Q: What can you say about Kamui Kobayashi's performance?
Peter Sauber, BMW Sauber-Ferrari (Team Principal): I can only think of one word for it - amazing! I was obviously thrilled by his two overtaking moves at the end of the race, but what impressed me most was how Kamui mastered his long stint on the hard tyres. At times he was setting some of the fastest lap times of any driver, but still managed to look after his tyres. He also drove very consistently and didn't allow himself to be put under pressure by Jenson Button. Signing a rookie is always something of a risk; on Sunday Kamui delivered confirmation that we made the right decision.
Q: What were you thinking when Kamui Kobayashi launched his attack on Fernando Alonso?
PS: I just hoped it would have a good result. Kamui was ninth when he took on Alonso; in other words, there were points at stake - points we desperately needed. When he managed to get by and then also passed Sébastien Buemi, I was clearly overjoyed, just like everybody else.
Q: How much of this success can be attributed to the car?
PS: These kinds of lap times are only possible if both the driver and the car are quick; there's no other way. The C29 has a huge amount of potential, but it doesn't make it easy for our engineers and drivers to fully exploit this potential every time. When I compare our qualifying performance in Valencia with the lap times in the race, I can't work it out.
Q: Why was the C29 so competitive in the race?
James Key, BMW Sauber-Ferrari (Technical Director): There are several reasons. When a driver finds himself in a competitive position like that he always finds something more in himself because he's following quicker cars. And Kamui did a very good job. The race also showed that the car works when it's in the right conditions, but the question we have and we had for several of the last races is why the car is more competitive in race conditions than qualifying. The drivers report that the car is easier to drive in the race, and tyre degradation wasn't a problem either, so we weren't particularly hard on the tyres. We need to look into the data, now that both drivers delivered a competitive race after a qualifying that was not up to our expectations. We need to pin down the differences in how the car is feeling and handling and see how we can apply that to qualifying.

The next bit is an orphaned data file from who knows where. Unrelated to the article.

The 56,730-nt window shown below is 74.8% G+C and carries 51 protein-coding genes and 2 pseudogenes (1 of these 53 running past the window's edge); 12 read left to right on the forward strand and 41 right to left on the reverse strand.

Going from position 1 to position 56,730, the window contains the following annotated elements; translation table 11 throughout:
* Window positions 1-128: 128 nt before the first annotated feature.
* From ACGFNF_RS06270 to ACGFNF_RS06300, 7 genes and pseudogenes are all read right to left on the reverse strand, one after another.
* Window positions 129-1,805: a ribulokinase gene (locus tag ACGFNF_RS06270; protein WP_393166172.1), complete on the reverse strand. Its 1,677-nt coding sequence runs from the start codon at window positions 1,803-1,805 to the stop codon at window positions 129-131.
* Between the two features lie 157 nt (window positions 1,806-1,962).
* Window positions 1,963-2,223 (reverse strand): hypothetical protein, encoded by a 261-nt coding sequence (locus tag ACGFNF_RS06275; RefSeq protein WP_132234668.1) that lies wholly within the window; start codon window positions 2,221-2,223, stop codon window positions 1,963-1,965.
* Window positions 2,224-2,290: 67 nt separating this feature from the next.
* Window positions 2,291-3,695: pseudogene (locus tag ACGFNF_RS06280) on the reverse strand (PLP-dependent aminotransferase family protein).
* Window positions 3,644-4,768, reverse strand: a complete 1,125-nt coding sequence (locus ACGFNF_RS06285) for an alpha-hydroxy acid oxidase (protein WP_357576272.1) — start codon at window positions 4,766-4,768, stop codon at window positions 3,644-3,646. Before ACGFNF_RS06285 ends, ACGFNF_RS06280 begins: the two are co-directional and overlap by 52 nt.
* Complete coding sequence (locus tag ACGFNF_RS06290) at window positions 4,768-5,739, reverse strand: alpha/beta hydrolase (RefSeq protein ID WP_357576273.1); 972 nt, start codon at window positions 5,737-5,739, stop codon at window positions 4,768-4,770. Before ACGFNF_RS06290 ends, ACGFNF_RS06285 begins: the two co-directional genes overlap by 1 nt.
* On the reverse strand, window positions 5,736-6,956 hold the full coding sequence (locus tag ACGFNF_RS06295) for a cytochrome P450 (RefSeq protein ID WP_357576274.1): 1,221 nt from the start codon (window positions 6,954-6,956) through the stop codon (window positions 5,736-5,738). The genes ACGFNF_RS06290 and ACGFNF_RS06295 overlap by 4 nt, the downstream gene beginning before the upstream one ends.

Q: What are the next development steps?
JK: We are currently in the process of splitting our resources as best we can between the current car and the C30. We are a private team and we don't have unlimited resources to do everything we want. For Silverstone we have some front wing updates and modifications around the middle of the car. Then for Hockenheim we will have a rear end update which includes a diffuser step as well. The numbers in the wind tunnel are progressing well. At the same time we are focusing on Spa and Monza for lower downforce and drag configurations. And there will be further steps towards the end of the year.
Q: Before the summer break, there will be three races in Silverstone, Hockenheim and Budapest. How will they suit the C29?
JK: We are in a position now where the car is more suited to some track layouts than to others. You can see that looking at our qualifying performance in Barcelona and Istanbul compared to Montreal and Valencia. However, we are working on our weaknesses, and we made a first step with our update in Valencia. Silverstone should be better suited to our car. It's mainly a mix of medium and high-speed corners which our car is definitely well balanced for. Hockenheim is a fairly normal track with a mix of low, medium and high-speed corners. I expect this to be an event where things will be very close. Hockenheim might be a little less suited to our car than Silverstone. Hungary is mainly low and medium-speed, but we are working on improving our performance in low-speed corners, and our goal is to improve the car mechanically for Hockenheim and Budapest.
Source: BMW Sauber F1